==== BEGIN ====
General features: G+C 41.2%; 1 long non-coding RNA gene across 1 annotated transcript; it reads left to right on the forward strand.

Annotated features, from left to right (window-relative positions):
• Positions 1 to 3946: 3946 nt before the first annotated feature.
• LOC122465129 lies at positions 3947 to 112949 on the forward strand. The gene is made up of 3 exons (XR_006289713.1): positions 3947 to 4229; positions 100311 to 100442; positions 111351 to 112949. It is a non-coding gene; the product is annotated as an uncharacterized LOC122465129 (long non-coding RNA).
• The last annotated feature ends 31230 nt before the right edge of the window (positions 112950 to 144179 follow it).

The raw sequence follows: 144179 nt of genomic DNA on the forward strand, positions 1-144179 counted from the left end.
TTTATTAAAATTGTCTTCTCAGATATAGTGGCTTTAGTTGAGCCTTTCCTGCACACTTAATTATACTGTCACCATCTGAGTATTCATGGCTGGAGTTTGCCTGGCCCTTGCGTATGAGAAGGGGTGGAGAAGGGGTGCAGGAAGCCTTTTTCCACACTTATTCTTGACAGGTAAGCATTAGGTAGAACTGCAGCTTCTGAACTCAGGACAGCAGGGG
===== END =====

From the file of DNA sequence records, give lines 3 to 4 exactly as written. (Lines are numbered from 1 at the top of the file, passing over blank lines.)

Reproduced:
• Positions 1 to 3946: 3946 nt before the first annotated feature.
• LOC122465129 lies at positions 3947 to 112949 on the forward strand. The gene is made up of 3 exons (XR_006289713.1): positions 3947 to 4229; positions 100311 to 100442; positions 111351 to 112949. It is a non-coding gene; the product is annotated as an uncharacterized LOC122465129 (long non-coding RNA).